Family appeal launched after retired nurse and grandmother from Morecambe dies after inhaling asbestos fibres
The family of a retired nurse who died two weeks after being told she had asbestos-related cancer has launched an appeal to find anyone who worked with her.
In a cruel twist of fate it’s believed great-grandmother June Wallace was exposed to the lethal fibres on many occasions – not only while working at Lancaster Moor hospital but when cleaning her husband’s overalls soon after they married.
Mum-of-three June, who was 74 when she died, worked at the specialist psychiatric hospital for 30 years, starting as a cleaner in 1969 before becoming a nursing assistant a few years later.
Daughter Debbie Rodgers said: “My mum was very popular. She enjoyed her work. Initially she was responsible for cleaning the entire hospital which was very old. It’s during these duties that we think she would have inhaled asbestos fibres.
“We also believe mum was at risk earlier in her life when working in the Woodeaves and Decorous Garments textile factories in Lancaster in the 1960s, and as a result of my dad’s work at Lansil's factory, which later became Courtaulds.
“When they first got married they didn’t have a washing machine so mum did all of the laundry by hand. The first thing that she had to do before washing dad’s clothes was to shake out his dusty overalls together with the clothes he wore underneath in the kitchen and my dad swept up the dust. We’ve since learned that the shaking of clothes and sweeping would mean that the asbestos fibres became airborne.”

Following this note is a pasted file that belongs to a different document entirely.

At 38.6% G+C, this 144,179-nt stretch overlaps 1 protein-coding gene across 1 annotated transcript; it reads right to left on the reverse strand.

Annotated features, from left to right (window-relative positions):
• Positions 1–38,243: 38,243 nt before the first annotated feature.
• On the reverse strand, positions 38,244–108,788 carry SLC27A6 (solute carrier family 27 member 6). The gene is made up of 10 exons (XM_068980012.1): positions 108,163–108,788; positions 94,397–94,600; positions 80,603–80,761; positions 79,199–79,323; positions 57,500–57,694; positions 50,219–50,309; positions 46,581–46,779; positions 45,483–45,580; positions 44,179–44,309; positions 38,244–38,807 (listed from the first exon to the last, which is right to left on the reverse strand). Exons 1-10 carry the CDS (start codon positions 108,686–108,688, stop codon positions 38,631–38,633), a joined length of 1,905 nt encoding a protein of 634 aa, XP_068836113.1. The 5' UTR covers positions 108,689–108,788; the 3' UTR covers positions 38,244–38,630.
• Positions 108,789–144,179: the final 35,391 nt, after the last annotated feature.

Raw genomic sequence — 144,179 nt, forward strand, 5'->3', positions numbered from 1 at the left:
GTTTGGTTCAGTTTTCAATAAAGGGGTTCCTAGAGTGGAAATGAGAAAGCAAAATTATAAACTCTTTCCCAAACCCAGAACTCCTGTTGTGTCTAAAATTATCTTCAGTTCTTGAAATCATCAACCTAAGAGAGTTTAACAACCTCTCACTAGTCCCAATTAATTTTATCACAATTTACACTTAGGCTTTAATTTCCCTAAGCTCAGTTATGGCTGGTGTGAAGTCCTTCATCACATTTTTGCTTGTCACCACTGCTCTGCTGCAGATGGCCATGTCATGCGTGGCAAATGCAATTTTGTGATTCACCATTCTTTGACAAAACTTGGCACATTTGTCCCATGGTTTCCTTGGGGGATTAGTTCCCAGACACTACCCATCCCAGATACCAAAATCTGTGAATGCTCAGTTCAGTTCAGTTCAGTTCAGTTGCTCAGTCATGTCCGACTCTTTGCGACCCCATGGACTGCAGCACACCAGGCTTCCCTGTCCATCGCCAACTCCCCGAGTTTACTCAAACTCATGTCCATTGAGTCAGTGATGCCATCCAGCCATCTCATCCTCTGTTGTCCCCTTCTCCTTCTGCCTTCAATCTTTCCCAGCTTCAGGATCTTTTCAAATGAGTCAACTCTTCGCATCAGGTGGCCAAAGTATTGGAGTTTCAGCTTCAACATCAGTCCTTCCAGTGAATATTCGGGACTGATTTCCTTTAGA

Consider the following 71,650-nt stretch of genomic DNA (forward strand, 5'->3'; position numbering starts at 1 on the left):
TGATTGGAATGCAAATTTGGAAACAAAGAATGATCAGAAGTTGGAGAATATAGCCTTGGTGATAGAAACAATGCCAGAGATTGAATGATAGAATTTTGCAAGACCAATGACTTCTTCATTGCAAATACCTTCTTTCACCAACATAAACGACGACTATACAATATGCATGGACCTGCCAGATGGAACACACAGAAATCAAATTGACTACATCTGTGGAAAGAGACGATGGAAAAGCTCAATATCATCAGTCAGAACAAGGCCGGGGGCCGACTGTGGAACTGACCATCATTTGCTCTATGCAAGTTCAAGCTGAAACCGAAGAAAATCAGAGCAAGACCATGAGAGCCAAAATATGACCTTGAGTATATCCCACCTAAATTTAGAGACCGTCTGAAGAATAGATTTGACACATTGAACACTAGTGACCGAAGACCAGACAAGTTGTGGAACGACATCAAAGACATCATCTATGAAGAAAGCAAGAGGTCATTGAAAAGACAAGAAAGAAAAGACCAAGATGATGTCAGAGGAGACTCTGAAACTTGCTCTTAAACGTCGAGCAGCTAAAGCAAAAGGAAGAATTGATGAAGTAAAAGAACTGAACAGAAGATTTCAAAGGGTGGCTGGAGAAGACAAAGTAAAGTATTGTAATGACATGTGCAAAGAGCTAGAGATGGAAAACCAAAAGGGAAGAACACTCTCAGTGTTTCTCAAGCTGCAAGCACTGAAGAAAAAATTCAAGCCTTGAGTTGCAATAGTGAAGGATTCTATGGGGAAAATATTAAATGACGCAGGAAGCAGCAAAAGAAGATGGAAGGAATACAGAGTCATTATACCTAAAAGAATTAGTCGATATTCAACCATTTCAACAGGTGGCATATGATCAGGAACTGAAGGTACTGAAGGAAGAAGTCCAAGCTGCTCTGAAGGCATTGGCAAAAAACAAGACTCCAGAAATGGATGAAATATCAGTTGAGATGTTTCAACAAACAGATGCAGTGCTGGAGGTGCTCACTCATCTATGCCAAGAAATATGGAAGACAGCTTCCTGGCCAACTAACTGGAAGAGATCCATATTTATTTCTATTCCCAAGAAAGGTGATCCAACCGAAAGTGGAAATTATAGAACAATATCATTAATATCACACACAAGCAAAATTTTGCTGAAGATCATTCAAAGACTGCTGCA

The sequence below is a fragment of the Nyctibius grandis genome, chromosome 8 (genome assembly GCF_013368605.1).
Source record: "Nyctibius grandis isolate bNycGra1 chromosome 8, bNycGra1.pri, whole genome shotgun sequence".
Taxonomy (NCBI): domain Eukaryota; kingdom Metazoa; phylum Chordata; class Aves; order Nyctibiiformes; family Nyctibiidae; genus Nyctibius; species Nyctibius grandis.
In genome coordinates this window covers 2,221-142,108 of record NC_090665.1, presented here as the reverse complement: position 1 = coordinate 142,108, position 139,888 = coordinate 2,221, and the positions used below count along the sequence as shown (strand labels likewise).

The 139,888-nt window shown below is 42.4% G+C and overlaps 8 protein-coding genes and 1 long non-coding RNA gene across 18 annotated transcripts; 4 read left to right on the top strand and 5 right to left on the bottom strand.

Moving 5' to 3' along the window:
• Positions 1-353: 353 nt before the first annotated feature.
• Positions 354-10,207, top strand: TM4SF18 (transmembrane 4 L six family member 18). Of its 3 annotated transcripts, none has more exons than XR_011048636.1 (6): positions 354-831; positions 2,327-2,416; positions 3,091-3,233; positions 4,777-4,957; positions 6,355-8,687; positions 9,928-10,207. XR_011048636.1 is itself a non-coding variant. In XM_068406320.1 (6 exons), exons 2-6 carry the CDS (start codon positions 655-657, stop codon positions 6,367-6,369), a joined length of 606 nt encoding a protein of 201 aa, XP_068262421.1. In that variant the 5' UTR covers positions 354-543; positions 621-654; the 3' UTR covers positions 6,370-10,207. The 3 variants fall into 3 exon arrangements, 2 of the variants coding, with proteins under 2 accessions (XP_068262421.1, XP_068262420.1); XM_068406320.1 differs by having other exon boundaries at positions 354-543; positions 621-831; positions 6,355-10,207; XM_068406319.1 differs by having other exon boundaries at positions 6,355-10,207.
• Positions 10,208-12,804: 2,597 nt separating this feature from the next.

Debbie has now launched a civil case with law firm Slater and Gordon and is appealing to people who may have worked alongside her mum, who lived in Westgate, at Decorous Garments, Woodeaves or Lancaster Moor to come forward.
She added: “It breaks my heart to think that mum was exposed to something so deadly time and time again and nobody protected her.
“Before she died she was very active – she would go on cruises with her friend and loved gardening. Prior to the cancer being detected she complained of a pain in her chest and we suggested it could be a pulled muscle. We had no idea what was going to happen and it was a great shock to us all.
“My mum wasn’t aware that she had come into contact with something that would go on to kill her – she died two weeks after being told she had mesothelioma. That’s why we are keen to hear from anyone who worked with her at Lancaster Moor or from her time working in textiles.”
Jordan Bell, specialist industrial disease lawyer from Slater and Gordon, said it’s vital Mrs Wallace’s family get the answers they deserve and anyone who knows anything about the asbestos used at the hospitals to come forward.
He said: “When people hear of deaths arising from asbestos exposure they think of trades people who have had direct contact with the deadly dust but so often that isn’t the case.
“Mrs Wallace was a mother who was probably exposed to asbestos when she did her husband’s laundry and when working in an auxiliary role in a hospital.
“Mrs Wallace dedicated her life to caring for sick people in a role that is to this day underpaid and undervalued. Her family feel so angry that even the most basic levels of safety weren’t adhered to. Even today approximately nine out of 10 NHS trusts say they have hospitals containing asbestos.”
Anybody who worked with June, who was also known as June Rodgers, at Decorous Garments, Woodeaves or Lancaster Moor, or has information about asbestos in these locations, please call Jordan Bell on 0161 383 3436 or email [email protected]